What does it really take to get into the Ivy League? Part II: PSAT, SAT, and ACT

This is the foliage of destiny.

Last time, we discussed the number one, most important part of your application: grades. In this post, we will turn to the next most important, and easy to measure, part of your application: standardized test scores.

Should I take the SAT or the ACT? Do I need a perfect score? Do I have to be a National Merit Finalist? All these questions and more will be addressed in this post.

First of all, let’s discuss the two most common exams requested by almost all colleges: the SAT and the ACT. Elite, Ivy League-type colleges accept both the SAT and the ACT, and don’t have a preference between the two. It is thus common for aspiring students to take both exams and submit the scores from whichever one they did better on. Some students prefer one, others prefer the other. This blog has many resources dedicated to these tests, so I won’t dwell on comparing and contrasting them.

As to what score you need, consider the following: College Board currently states that at Harvard, the middle 50% of admitted students scored 690-790 on the Verbal section of the SAT, 700-800 on Math, and 690-790 on Writing; on the ACT, the middle 50% received a composite score of 31-35. So you don’t need a perfect score in order to get into Harvard (although that would help you to stand out). The ACT composite score is pretty self-explanatory, but for the SAT scores, remember that kids who scored 690 on Verbal probably got closer to 800 on Math, so a combined score of 2100 is probably a safe lower limit that you want to try to surpass, since that’s the score you would get if you got 700 on each section. For a really solid chance at getting in, I’d recommend aiming for a 2200-2250 combined score, and of course, the closer you get to that 2400, the better prepared you are.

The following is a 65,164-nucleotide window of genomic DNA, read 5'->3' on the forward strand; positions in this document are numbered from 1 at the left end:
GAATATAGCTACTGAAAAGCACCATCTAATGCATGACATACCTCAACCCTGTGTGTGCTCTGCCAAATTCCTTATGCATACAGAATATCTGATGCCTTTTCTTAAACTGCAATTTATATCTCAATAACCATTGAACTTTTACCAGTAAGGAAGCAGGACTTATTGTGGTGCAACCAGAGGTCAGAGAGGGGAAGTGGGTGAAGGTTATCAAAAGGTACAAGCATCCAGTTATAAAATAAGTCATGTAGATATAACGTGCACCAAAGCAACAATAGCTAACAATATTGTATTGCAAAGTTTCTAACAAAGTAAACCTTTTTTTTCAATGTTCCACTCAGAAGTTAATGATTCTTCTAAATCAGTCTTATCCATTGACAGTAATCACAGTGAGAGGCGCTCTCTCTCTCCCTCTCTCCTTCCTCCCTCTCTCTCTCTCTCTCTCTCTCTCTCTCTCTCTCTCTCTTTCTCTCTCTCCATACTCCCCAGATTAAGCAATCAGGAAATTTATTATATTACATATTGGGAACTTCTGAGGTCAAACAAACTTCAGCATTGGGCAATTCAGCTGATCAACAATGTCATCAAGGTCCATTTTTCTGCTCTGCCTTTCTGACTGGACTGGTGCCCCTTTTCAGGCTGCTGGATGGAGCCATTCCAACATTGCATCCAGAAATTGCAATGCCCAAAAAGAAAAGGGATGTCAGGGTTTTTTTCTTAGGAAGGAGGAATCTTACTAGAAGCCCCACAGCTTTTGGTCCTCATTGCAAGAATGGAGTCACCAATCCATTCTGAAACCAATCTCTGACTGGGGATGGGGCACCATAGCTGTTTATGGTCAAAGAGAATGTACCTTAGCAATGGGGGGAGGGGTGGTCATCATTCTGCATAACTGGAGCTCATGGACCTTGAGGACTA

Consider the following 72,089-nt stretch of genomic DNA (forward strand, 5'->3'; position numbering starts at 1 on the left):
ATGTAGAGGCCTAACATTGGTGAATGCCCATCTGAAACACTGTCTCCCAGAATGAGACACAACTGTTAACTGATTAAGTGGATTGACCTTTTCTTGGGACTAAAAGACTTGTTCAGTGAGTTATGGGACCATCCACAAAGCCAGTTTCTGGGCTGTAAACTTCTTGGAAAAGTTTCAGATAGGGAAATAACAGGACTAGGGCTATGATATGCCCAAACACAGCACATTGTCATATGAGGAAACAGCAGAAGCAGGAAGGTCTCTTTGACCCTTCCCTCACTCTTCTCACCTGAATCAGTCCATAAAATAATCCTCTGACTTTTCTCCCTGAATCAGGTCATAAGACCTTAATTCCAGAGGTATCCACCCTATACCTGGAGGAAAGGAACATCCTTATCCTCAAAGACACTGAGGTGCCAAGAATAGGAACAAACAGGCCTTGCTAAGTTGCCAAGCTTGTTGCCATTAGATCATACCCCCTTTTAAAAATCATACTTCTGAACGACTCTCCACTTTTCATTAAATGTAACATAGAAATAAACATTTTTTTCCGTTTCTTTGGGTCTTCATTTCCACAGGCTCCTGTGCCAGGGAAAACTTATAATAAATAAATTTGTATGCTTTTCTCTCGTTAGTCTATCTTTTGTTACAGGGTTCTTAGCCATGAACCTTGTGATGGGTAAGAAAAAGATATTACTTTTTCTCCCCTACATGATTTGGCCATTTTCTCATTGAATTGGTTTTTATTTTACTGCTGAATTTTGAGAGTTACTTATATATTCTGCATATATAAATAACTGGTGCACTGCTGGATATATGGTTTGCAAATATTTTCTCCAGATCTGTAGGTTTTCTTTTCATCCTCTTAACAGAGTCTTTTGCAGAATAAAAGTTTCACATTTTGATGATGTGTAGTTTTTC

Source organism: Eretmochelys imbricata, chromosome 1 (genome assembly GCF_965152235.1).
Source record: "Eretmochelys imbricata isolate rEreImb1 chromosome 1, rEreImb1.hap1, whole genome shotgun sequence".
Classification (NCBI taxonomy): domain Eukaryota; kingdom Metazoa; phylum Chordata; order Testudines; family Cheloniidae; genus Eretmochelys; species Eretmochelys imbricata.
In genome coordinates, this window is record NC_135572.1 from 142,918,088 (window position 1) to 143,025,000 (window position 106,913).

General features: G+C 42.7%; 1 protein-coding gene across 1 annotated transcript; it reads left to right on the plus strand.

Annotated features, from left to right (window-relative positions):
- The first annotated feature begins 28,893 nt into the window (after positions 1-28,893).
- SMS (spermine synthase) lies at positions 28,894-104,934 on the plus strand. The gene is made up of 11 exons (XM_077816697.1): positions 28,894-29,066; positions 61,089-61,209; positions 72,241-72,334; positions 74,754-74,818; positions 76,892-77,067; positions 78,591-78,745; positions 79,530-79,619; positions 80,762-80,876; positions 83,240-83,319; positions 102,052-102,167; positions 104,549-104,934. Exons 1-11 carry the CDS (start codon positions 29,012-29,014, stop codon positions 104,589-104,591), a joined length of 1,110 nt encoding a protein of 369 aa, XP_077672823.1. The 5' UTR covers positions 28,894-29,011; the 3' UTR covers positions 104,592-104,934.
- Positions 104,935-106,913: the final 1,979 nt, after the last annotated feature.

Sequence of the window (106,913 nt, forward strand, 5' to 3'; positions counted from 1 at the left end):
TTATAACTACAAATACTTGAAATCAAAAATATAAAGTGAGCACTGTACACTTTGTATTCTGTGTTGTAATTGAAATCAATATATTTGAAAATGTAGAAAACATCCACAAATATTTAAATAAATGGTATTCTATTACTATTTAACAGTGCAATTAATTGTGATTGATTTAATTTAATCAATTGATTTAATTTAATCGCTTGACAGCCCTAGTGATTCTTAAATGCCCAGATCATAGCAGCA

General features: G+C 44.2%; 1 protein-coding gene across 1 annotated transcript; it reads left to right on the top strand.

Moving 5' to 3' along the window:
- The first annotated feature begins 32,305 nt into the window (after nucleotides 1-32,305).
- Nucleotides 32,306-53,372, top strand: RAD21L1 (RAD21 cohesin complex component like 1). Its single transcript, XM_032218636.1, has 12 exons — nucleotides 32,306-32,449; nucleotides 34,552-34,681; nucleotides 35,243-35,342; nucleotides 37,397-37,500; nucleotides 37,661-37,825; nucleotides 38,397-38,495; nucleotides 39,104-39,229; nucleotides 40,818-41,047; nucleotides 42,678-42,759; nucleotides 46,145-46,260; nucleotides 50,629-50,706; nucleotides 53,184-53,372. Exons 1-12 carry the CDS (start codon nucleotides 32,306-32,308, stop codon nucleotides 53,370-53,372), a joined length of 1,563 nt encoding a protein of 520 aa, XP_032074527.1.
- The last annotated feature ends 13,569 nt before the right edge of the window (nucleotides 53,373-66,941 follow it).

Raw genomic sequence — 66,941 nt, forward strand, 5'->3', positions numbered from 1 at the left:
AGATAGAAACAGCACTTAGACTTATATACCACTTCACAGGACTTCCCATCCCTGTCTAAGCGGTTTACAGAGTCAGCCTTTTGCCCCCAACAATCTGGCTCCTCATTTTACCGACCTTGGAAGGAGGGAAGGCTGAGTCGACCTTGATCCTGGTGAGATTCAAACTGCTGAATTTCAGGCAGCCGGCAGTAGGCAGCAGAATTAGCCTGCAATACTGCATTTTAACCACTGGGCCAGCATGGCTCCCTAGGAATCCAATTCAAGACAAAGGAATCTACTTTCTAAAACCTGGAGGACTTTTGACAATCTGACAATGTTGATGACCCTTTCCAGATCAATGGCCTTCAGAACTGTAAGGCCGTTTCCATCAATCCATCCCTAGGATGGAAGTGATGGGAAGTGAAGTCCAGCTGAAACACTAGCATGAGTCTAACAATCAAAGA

K-Pop stars like these brainwash Korean kids with lyrics such as, “Come on baby, let’s study all night long” from the 2010 hit song, “All Nighter.”

The good thing about these standardized tests is that practice really does make perfect. I am firmly convinced that with enough practice, any college bound kid can make a perfect score on these exams. There are only so many things these exams test, and after doing practice, you begin to recognize the same old types of questions and vocab words coming up again and again. If you are willing to put in the time and effort, you can get your score as high as you want. A friend of mine at Columbia from Korea said that at her high school, they had an entire class just dedicated to the SAT, so they did SAT prep every school day for at least a year. If you did that you’d get a pretty amazing SAT score, too.